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  1. Desktop computer - 台式电脑
  1. Dissection - 解剖
  1. 3D animation - 三维动画
  1. Hardware - 硬件
  1. Microscope - 显微镜
  1. Nanoscopic view - 纳米级视图
  1. Transistor - 晶体管
  1. Integrated circuit (IC) - 集成电路
  1. Die - 芯片
  1. Printed circuit board (PCB) - 印刷电路板
  1. Central Processing Unit (CPU) - 中央处理器
  1. Integrated heat spreader - 集成散热片
  1. Landing grid array - 焊盘阵列
  1. Motherboard - 主板
  1. Core - 核心
  1. L3 memory cache - L3缓存
  1. Ring interconnect - 环形互连
  1. Integrated graphics processor - 集成图形处理器
  1. Memory controller - 内存控制器
  1. System agent - 系统代理
  1. Platform I/O - 平台输入/输出
  1. Chipset - 芯片组
  1. Display - 显示器
  1. Solid State Drive (SSD) - 固态硬盘
  1. M2 slot - M2插槽
  1. Ethernet - 以太网
  1. Wi-Fi - 无线网
  1. SATA port - SATA端口
  1. PCIe slot - PCIe插槽
  1. Voltage regulator module (VRM) - 电压调节模块
  1. Power supply - 电源
  1. Transformer - 变压器
  1. Opto-isolator - 光电耦合器
  1. Switching power transistor - 开关电源晶体管
  1. Filter - 过滤器
  1. Graphics Processing Unit (GPU) - 图形处理器
  1. HDMI - 高清多媒体接口
  1. Display Port - 显示端口
  1. Streaming multiprocessor - 流多处理器
  1. Floating-point arithmetic - 浮点运算
  1. DRAM - 动态随机存取存储器
  1. Memory bank - 存储库
  1. 1T1C memory cell - 1T1C存储单元
  1. 3D NAND - 3D NAND闪存
  1. Charge trap - 电荷陷阱
  1. NVMe - 非易失性内存主机控制器接口
  1. SATA - 串行ATA
  1. Hard disk drive (HDD) - 硬盘驱动器
  1. Spindle - 主轴
  1. Read/write head - 读/写磁头
  1. Magnetic domain - 磁畴
  1. Scroll wheel - 滚轮
  1. Infrared light - 红外线
  1. Image sensor - 图像传感器
  1. Battery - 电池
  1. Processor - 处理器
  1. Keyboard - 键盘
  1. Plastic traces - 塑料电路
  1. Engineering education - 工程教育
Throughout this video we’re going to do a desktop computer dissection using 3D animation. Kind of like a dissection lab in biology class, but instead, we’ll journey through the inside of this computer and disassemble every piece of [hardware ]. We’ll then use a microscope and zoom in to give you a nanoscopic view of the [transistors ] and other structures inside. To make this video we disassembled all the [hardware ] inside a typical desktop computer, we desoldered and removed the components from each of the [printed circuit boards ] and took thousands of pictures. Then using these pictures, we meticulously 3D modeled every single component from the [computer case ] down to the tiniest [resistor ]. As a result, here’s all the [hardware ] that we’ll explore throughout this video. It kind of looks like a crime scene where someone viciously destroyed a computer and arranged all the components, but anyways let’s dive right in.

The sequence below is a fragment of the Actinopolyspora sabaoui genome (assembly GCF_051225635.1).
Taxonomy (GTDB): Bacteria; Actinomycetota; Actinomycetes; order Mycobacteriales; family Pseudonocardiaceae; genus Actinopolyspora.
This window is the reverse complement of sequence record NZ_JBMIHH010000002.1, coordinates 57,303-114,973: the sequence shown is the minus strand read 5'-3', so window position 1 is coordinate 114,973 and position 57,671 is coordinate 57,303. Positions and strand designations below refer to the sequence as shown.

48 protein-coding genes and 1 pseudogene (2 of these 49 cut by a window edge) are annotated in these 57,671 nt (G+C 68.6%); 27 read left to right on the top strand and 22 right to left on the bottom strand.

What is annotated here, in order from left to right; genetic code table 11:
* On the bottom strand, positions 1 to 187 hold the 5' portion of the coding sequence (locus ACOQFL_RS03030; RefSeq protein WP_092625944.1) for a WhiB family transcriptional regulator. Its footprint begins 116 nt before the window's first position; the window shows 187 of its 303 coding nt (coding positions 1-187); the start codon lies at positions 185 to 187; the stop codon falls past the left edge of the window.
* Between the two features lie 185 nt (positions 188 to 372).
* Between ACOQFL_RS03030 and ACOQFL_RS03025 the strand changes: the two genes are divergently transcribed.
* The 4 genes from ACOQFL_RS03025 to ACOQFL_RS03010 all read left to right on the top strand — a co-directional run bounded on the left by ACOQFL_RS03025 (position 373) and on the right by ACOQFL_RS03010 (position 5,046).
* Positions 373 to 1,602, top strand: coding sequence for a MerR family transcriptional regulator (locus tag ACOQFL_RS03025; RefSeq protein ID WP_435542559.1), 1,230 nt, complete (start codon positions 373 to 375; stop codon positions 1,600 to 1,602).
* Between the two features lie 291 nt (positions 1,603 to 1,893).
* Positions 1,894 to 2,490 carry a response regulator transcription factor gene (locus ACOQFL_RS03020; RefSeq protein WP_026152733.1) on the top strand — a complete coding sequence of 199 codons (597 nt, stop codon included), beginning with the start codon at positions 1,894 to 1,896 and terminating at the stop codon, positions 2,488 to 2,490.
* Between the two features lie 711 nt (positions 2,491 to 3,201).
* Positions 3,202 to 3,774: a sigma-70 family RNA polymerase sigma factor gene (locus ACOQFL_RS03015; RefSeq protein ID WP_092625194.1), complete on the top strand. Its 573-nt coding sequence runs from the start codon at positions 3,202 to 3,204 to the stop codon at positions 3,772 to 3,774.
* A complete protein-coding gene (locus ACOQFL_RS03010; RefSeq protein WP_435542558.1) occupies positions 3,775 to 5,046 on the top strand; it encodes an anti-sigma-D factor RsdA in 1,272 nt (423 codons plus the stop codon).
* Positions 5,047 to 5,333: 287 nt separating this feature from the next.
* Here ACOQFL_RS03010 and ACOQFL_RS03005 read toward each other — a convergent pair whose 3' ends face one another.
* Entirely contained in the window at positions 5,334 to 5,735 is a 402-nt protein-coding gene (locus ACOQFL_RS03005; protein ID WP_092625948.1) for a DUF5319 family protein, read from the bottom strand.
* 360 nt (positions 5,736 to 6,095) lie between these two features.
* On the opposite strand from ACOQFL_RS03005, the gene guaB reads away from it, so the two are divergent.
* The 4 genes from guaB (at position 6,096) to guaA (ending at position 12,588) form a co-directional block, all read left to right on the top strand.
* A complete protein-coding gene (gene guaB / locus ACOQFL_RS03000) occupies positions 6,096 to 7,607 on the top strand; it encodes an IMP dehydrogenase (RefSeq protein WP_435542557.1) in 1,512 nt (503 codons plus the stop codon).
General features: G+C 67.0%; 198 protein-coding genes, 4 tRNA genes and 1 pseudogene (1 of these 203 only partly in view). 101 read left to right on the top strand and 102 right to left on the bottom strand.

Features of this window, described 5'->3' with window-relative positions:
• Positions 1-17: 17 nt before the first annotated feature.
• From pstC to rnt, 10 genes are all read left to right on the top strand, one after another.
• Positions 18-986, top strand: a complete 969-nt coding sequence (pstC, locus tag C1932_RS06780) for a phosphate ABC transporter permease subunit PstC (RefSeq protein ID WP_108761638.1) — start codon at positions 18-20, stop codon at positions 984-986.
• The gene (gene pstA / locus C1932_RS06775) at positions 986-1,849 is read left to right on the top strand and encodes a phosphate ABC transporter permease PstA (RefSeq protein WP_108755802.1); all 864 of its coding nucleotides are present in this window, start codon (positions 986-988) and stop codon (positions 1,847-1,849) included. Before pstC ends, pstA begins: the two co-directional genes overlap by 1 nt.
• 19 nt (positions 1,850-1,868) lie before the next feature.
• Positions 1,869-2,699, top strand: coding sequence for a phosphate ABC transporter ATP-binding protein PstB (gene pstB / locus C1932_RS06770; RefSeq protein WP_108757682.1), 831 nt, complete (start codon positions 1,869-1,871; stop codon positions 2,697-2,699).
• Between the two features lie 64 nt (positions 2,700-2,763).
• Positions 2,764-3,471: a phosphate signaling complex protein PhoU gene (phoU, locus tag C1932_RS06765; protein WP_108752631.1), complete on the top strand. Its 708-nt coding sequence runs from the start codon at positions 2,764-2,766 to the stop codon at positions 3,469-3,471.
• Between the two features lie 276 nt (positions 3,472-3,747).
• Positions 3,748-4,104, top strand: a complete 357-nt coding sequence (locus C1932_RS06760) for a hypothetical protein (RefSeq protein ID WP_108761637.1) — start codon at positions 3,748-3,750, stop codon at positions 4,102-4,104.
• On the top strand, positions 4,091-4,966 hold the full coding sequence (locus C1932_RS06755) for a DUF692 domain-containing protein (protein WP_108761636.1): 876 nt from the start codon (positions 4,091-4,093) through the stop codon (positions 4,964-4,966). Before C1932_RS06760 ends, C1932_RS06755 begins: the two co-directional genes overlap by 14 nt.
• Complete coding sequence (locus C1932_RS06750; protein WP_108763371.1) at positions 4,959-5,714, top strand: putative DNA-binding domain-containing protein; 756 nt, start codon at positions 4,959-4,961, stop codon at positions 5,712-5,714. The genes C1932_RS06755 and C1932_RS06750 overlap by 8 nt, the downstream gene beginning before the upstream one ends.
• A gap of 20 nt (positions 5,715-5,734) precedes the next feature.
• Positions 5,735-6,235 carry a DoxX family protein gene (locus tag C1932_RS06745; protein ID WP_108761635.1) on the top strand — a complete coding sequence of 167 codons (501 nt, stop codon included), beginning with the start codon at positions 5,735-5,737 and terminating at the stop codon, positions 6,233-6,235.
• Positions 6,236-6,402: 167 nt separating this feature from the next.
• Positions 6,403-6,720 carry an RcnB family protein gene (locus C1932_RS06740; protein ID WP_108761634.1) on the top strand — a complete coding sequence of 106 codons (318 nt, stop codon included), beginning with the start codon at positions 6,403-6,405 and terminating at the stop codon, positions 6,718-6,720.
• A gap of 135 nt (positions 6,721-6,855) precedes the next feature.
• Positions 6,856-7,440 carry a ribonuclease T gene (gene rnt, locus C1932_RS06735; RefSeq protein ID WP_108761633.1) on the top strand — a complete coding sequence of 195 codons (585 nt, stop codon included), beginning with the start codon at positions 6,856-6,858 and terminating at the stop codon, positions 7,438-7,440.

We’ll begin this journey with the [Central Processing Unit ] or [CPU ] which is the brain of the computer. On top we have the cover, called an [integrated heat spreader ], and inside is a smaller metal package that holds the [integrated circuit ] which is technically called a [die ]. This [die ] is mounted on a [printed circuit board ] that distributes the 1200 connection points to landing pads that interface with the [landing grid array ] on the [motherboard ]. The [integrated circuit ] inside has a few different sections, but perhaps the most recognizable are the 10 cores where programs and instructions are run. Each core is quite complicated, so here’s a diagram laying out the different functional sections. There are dozens of rather complicated elements in this diagram, and you can look forward to a series of videos we’re currently planning which will explore [computer architecture ] and how each of these sections work.
Let’s zoom into a nanoscopic view of the [integrated circuit ] so we can see individual [transistors ]. These [transistors ] are incredibly small, only a few nanometers wide and in this [die ] there are approximately 8 to 10 billion. On top of the [transistors ] are multiple layers of metal wires with vias rising vertically between the layers. Together these [transistors ] and wires create a multilayer labyrinth or highway resulting in a computer that can execute billions of operations every second. Let’s now zoom out and look at other sections of the [CPU ]. To the side of each core is the shared [L3 memory cache ] and [ring interconnect ]. On the far right is an [integrated graphics processor ] which functions as a less powerful [GPU ]; in the top left is the [memory controller ] which sends data to and from the [DRAM ]; and finally on the far left is the [system agent ] and [platform I/O ], which communicates with the [Chipset ] on the [motherboard ] and manages the flow of data between many of the other components in your PC.